“Banning fracking in the United States is not a Democratic or Republican issue. Ending these pipelines and getting rid of eminent domain, this is not Democrat or Republican. In fact, Democrats will find that a lot of times, Libertarians line up with them on these things.”
The inaction and apathy isn’t just a problem for Democrats either, Shank told the group. It’s an issue for Republicans, too. After all, monied interest have also co-opted some of their grassroots groups. That puts the burden on all Americans who work to improve the future of our country. “We’re all kind of failing,” she added, near the end of the day. “We’re all kind of failing to meet each other where we are.”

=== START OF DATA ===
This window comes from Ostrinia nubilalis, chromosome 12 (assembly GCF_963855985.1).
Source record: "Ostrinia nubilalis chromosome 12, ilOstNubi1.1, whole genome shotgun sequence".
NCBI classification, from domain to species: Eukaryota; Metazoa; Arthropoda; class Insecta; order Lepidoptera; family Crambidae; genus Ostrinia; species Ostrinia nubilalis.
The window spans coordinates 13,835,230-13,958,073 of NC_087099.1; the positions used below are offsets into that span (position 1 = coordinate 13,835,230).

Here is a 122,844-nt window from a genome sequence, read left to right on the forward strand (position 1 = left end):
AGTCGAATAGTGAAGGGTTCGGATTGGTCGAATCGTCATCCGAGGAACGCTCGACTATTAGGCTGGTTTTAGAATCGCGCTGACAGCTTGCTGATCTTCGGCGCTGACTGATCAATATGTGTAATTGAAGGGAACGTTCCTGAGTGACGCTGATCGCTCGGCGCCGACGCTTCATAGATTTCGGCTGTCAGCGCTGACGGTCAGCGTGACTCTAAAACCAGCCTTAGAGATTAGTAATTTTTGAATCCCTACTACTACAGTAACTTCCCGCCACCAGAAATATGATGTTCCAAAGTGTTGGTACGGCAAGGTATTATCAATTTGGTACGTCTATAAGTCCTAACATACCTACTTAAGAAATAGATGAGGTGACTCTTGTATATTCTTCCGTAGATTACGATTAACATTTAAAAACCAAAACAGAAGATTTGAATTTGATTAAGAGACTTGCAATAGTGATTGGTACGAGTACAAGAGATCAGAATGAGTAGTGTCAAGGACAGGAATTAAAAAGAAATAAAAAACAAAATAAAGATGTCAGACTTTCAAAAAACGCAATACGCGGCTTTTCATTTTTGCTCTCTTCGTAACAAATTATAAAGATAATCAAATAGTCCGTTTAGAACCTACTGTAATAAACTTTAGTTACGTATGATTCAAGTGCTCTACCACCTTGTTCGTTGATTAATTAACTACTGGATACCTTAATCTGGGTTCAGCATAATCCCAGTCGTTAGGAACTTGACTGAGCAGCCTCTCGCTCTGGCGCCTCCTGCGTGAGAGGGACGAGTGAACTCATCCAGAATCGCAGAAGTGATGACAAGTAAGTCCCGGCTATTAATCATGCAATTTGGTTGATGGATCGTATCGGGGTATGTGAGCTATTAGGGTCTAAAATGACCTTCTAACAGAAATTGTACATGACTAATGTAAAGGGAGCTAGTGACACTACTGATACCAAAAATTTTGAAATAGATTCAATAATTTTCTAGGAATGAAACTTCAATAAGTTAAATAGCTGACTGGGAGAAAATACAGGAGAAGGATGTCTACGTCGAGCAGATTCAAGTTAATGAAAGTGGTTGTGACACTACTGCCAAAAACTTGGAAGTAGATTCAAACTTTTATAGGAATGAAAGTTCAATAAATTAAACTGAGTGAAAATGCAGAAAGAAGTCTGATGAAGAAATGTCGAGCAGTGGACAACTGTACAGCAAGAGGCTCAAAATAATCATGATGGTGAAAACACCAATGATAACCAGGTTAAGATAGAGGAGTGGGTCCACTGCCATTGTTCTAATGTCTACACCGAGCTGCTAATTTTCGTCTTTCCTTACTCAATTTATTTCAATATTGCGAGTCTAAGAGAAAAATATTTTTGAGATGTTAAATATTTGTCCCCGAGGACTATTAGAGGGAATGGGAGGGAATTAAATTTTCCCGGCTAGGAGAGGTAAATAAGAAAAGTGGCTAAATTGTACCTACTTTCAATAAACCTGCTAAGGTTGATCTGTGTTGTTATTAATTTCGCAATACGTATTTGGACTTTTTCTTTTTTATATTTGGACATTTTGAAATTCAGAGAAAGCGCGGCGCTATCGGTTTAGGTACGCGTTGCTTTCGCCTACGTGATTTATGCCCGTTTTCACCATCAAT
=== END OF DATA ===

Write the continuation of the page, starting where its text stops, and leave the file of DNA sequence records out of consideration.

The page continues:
As Hill noted, “This is a ‘we’ thing. When we join together, we get it done.”
Diplomats around the world continue to scratch their heads over freshman Sen. Tom Cotton’s (R-Arkansas) stunt insulting the Iranians and upsetting the integrity of U.S. negotiated agreements with foreign governments. Secretary of State John Kerry told a Senate committee, Wednesday, the letter “risks undermining the confidence that foreign governments in thousands of important agreements commit to with the United States.”
As to the Iranians, Cotton certainly doesn’t care what they’re take on the letter was. “Our constituents elected us to the Senate, in part, to protect them from bad agreements like this and to help ensure their safety and security,” he wrote in an unapologetic op-ed in USA Today, “[a]nd that is what we intend to do.”
“What’s the point of writing to the Iranian mullahs,” Fox News’ Megyn Kelly asked the smug senator during an interview he had with her, Tuesday night. “They’ve dismissed it already as ‘pfft, whatever…'”